CSA said in a statement on Wednesday: "Cricket South Africa (CSA), the South African Cricketers’ Association (SACA) and Western Province Cricket Association (WPCA) today announced that Proteas player, Zubayr Hamza has tested positive for a prohibited substance under the International Cricket Council (ICC) anti-doping code. The positive test followed an ICC anti-doping test on the 17 January 2022.

"Zubayr is not disputing the positive test, is co-operating fully with the ICC, and has agreed to a voluntary suspension commencing immediately whilst written submissions are presented to the ICC.

"The positive test relates to the substance Furosemide, which is not a performance enhancing substance, and Zubayr has been able to identify how the substance entered his system.

"The process to follow will entail presenting evidence that there was no fault or negligence, or no significant fault or negligence on the part of Zubayr.

"CSA, SACA and WPCA are supporting Zubayr in this process, and will continue to do so until the matter is concluded."

West Indies all-rounder Hayley Matthews insists the team remains aware of the strong form of South Africa Women heading into Wednesday's crucial encounter but insists the unit can take encouragement based on recent head-to-head performances.

Finding themselves plagued with issues of inconsistency all tournament, the West Indies Women will face South Africa in a must-win encounter at Basin Reserve.  On the back of a devastating loss to previously winless Pakistan, the team currently finds itself in the last semi-final spot and must hope for other results to go their way.  The team has played one more game than England.

The South Africans have on the other hand been in solid form, with their only loss so far coming against top-ranked Australia, who are yet to lose a match.

“They’ve obviously been playing very good cricket.  The only team that has beaten them is Australia, but at the same time we have played a lot of cricket against South Africa over the last few months,” Matthews told the Mason and Guest radio program.

“We played them at home in a series last year and before coming here (World Cup) we had a pretty good series as well, unfortunately, we lost the series but if a few things had gone our way, the rain-affected it and stuff like that, it would have looked like a different result,” she added.

“We know they have some dangerous players and we know all of them really well, we know what we need to do in this match as well.  What’s going to be really important against them is getting some runs on the board.”

England batter Jason Roy has been given a suspended two-match international ban by the Cricket Discipline Commission.

The England and Wales Cricket Board (ECB) revealed Roy had admitted a charge of "conducting himself in a manner which may be prejudicial to the interests of cricket or which may bring the game of cricket, the ECB and himself into disrepute."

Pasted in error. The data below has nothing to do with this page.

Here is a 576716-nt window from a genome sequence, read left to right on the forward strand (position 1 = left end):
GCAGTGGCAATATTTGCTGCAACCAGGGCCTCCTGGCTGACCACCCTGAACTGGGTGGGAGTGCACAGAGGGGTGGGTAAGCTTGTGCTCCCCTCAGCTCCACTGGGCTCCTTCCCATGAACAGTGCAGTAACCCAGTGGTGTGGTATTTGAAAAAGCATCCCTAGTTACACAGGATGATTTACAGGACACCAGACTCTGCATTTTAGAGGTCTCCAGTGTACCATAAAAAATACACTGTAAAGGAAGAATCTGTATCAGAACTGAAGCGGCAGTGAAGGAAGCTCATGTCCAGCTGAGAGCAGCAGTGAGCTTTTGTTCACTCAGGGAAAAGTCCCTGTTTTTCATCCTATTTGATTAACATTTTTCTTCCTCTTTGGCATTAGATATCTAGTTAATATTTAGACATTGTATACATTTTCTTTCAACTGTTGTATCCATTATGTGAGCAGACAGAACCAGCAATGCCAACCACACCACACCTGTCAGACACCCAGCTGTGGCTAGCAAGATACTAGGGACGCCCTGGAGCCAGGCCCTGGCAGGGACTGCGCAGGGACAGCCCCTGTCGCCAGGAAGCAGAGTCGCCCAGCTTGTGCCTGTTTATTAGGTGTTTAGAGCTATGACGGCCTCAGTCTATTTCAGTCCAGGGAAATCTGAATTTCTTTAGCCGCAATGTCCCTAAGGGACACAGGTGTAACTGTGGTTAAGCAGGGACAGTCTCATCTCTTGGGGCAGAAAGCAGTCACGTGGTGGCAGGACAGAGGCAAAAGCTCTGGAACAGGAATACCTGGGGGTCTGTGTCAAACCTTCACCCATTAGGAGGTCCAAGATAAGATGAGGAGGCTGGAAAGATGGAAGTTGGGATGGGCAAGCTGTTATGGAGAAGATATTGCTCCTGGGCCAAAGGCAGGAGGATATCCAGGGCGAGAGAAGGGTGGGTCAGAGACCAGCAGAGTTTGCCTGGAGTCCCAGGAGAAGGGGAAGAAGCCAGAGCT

A disciplinary panel ruled that the opener had been in breach of ECB Directive 3.3, but did not specify what the matter relates to.

Roy has been given a fine of £2,500, which he must pay by March 31.

The 31-year-old pulled out of this year's Indian Premier League for personal reasons.

Roy had been due to play for new franchise Gujarat Titans in the competition, which runs from March 26 to May 29.

The powerful right-hander was last in action for the Quetta Gladiators in the Pakistan Super League a month ago.

 

West Indies T20 vice-captain Nicholas Pooran rose to fame in the shortest format of the game as a somewhat of a late-innings specialist, somebody whose role entailed coming in and hitting boundaries at the back-end of the innings.

In recent times, however, Pooran has embraced a new role at the top of the innings.  He recently explained how the roles differ.

“Massive difference. At three sometimes, if you come in in the powerplay, the ball is swinging, it's then just a matter of facing a couple balls and you basically have the freedom to execute your skills to maximize only two fielders being outside the circle,’” Pooran said in a recent interview with EspnCricinfo.

“Batting later and coming in the tenth or 15th over, it's about having that clarity in your execution, the skill and ability to perform in those different roles,” Pooran added.

He also emphasized the importance of being versatile as a T20 batsman.

“If you look around at international cricket, not many openers can finish an innings, so to me it's about being versatile and working on your skills to adapt. But it's definitely easier batting at the top of the innings than in the back end,” Pooran said.

In the West Indies' last T20 international series against India, Pooran scored three fifties in as many games batting at the number three slot.